7. says: Fusi

    Left winger and german international Marcel Jansen from Hamburger SV doesn’t wear Adidas, too. I sticks to his Puma PowerCat 1.10

  8. says: CTorres17

    I don’t agree with this weird contracts over the full kit of a player.

    To me a kit is just the jersey, shorts and socks. The boots are a whole different thing because it might determine how the players play and the outcome.

    For example if this was backwards and a player was signed to only wear Nike but he really wants to wear the new Adizero since they are the lightest out there this affects him in that way since Nike can’t come up with something as good as Adidas.

  9. says: BiyiAdetunji

    I Agree With MisterBroom12, once it hits the fan, adidas are gonna look like plantation owners and Paolo Guerrero was a runaway slave. (No Offensive Racial Intent By The way, Im Black lol)

  10. says: Nina

    I agree that a player has to be free in the choice which football boots he will be wearing..

    Zhirkov(Chelsea) from NIke -> Adidas Zero (August) and back to Nike ?

  11. says: gary

    i fully agree with guerro deciding to stay with the vapors , adizeros are overated , sure there comfortable and kinda light but id sacrifice that for the good looks of the superb safari superfly . pure genius

  12. says: Smitty

    I agree players should be able to choose there boots, but can see a relatively big team such as Hamburg requiring any players who don’t have sponsorship deals with other companies to wear boots from their sponsor. I’m sure those who have contracts with other boot makes are able to negotiate with adidas/hamburt.
    My college team wore nike, and I was given free boots as well, but I could wear whatever brand I wanted. Our couch just preferred either black or white boots. No crazy colors. He didn’t believe in having an individual stand out from the team

  13. says: Karl

    I think all footballers should have the choice to wear their own boots – why be forced to wear something that hurts?

    On a separate note, can MisterBroom12 send me some size 11UK boots please? 😛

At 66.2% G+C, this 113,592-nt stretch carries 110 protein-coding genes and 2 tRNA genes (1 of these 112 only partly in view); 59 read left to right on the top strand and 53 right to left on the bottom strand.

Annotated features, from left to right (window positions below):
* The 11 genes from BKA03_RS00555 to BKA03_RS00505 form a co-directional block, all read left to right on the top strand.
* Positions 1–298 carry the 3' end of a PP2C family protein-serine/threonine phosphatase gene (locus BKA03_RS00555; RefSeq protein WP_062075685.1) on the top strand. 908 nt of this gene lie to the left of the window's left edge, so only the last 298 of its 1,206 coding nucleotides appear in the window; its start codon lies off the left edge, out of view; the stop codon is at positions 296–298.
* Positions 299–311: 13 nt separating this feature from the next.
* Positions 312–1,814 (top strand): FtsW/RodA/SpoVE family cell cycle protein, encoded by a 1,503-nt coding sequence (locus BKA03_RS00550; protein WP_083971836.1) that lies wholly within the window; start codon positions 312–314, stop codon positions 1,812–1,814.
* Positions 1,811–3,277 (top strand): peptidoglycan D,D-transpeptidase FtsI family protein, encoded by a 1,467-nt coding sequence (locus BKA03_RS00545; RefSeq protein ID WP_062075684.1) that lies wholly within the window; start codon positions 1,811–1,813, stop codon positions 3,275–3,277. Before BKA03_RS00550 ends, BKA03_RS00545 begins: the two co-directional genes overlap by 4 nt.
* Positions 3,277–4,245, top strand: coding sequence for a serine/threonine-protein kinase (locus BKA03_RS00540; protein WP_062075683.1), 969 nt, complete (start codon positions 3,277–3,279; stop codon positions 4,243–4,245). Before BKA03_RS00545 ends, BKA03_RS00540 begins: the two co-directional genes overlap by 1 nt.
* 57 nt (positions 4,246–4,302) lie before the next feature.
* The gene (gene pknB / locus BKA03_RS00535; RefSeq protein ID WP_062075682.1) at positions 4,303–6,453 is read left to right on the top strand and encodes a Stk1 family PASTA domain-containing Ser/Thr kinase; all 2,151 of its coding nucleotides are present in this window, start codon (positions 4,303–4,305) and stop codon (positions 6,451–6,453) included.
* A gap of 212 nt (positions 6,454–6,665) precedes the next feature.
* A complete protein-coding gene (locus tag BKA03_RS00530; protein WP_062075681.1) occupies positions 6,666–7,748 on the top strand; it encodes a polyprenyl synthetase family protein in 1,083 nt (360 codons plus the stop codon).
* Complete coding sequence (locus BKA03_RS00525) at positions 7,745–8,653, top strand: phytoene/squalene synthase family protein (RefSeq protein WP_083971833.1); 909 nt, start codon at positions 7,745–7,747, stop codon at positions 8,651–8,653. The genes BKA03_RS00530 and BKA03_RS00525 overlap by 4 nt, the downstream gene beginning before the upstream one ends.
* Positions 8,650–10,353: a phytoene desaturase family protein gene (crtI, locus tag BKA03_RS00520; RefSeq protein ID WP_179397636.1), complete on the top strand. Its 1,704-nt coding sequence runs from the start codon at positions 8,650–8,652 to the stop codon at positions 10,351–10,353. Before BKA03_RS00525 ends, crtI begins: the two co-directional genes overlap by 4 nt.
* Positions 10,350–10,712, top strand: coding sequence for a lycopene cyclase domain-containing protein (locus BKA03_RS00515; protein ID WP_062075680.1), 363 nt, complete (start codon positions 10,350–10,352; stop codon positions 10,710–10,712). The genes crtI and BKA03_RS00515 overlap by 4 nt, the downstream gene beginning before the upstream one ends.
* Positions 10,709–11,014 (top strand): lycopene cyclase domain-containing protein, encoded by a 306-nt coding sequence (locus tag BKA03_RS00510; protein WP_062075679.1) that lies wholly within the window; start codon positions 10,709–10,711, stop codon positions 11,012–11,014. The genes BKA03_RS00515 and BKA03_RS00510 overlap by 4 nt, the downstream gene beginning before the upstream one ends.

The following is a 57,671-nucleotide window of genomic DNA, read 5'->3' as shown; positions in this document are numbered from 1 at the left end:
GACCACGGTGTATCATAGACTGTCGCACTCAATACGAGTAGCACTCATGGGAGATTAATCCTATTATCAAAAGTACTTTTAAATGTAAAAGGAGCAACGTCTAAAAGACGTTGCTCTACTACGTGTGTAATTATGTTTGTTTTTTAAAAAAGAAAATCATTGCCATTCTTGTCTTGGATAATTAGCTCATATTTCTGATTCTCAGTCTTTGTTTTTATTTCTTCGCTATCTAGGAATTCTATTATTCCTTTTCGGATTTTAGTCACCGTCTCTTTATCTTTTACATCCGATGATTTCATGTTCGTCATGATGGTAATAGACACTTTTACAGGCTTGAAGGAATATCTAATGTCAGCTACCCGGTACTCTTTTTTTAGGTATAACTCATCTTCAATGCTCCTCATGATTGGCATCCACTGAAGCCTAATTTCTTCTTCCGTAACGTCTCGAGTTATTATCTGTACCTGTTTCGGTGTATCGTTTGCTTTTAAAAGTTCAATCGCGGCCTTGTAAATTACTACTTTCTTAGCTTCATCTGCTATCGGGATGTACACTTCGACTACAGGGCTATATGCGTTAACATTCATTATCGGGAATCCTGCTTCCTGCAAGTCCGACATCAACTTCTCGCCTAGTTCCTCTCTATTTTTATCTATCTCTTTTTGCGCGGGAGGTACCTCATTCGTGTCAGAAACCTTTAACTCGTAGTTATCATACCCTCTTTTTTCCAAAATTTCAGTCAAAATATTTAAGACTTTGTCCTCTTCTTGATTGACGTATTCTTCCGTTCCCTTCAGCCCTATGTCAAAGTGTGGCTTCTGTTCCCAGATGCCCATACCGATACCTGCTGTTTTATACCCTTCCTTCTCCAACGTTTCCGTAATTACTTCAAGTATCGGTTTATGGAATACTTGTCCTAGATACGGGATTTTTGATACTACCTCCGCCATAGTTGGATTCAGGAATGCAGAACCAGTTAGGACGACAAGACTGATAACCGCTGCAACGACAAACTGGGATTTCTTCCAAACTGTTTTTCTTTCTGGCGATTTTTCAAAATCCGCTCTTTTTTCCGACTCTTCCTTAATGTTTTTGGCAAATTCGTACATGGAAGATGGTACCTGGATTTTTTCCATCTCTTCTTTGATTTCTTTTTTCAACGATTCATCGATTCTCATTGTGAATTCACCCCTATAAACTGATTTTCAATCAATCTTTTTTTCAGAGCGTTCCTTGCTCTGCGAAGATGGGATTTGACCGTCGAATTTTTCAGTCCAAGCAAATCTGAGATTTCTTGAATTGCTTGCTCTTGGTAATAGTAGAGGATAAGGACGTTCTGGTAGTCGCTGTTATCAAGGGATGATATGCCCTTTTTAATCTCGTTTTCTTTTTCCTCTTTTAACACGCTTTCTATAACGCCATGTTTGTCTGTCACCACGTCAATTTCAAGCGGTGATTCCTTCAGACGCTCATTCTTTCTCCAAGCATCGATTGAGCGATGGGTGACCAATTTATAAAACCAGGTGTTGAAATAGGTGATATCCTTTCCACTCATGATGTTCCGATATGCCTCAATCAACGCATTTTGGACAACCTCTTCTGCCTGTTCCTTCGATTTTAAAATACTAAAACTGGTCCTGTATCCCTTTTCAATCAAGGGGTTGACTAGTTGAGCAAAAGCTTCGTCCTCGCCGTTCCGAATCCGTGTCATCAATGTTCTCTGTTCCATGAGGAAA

14. says: channo

    i just remembered one thing: endorsed players usually got their boots tailored to match their feet, so i doubt that they got blisters whatsoever like we do 🙁

    maybe, one of the reason why adidas do this is to promote their boots to un-endorsed players in smaller clubs -or like in MisterBroom12’s university. hoping that some of them who haven’t tried adidas might like it and stick with them.
    it’s one of marketing strategy also, am i right?

    @MisterBroom12: if u’re UK10, i don’t mind accommodating any spare boots u or ur mates didn’t plan to use 😀

  15. says: harry

    adidas and germany are 1. sports wise there are only 2 brands what matters and it is puma and adidas but in football its adidas. its a german ting

  16. says: ray

    football players should be given the right to pick their own boots regardless of the brand that sponsors the team kit.
    i believe this is bad publicity for Adidas.
    my team kit is Adidas and the majority of my team wears Adidas boots but me and 2 other players stick with our Nike’s.
    It’s almost a confidence booster because you know you can trust what’s on your feet since you picked what works best for you.

    Adidas, if you’re reading this…this is very petty of you.

  17. says: fido

    i dont blame adidas. they had an agreement. i dont blame hamburger sv cos they too had an agreement and i assume with that agreement, it will provide them with more funds at their disposal. money talks in this day and age so ya.

    only way to prevent this is for the players themselves to use their own money to buy their own boot. dont agree to any sponsorship deals regarding boots then. which means lesser money hahaha

  18. says: zizou wannabe

    How does this work? If I am a Nike player and play for Hamburg, I either get fined by the club or NIke stops paying me/giving me boots/supporting me… and maybe even take me to court?

  19. says: BB

    really i do agree that u should be able to choose what boots u wear, i have always gone with adidas because they fit my feet better, but if u wanna wear nike’s y not?

  20. says: CK

    It’s nice to know that the marketing at two of the slickest clubs in Spain hasn’t stretched this far: Real Madrid can abide Ronaldo wearing Nike, and Barcelona manage the same with Messi wearing adidas.

    Take it back to the 1970s and you get the alternate scenario, with Cruyff peeling off a stripe from his Holland shirt.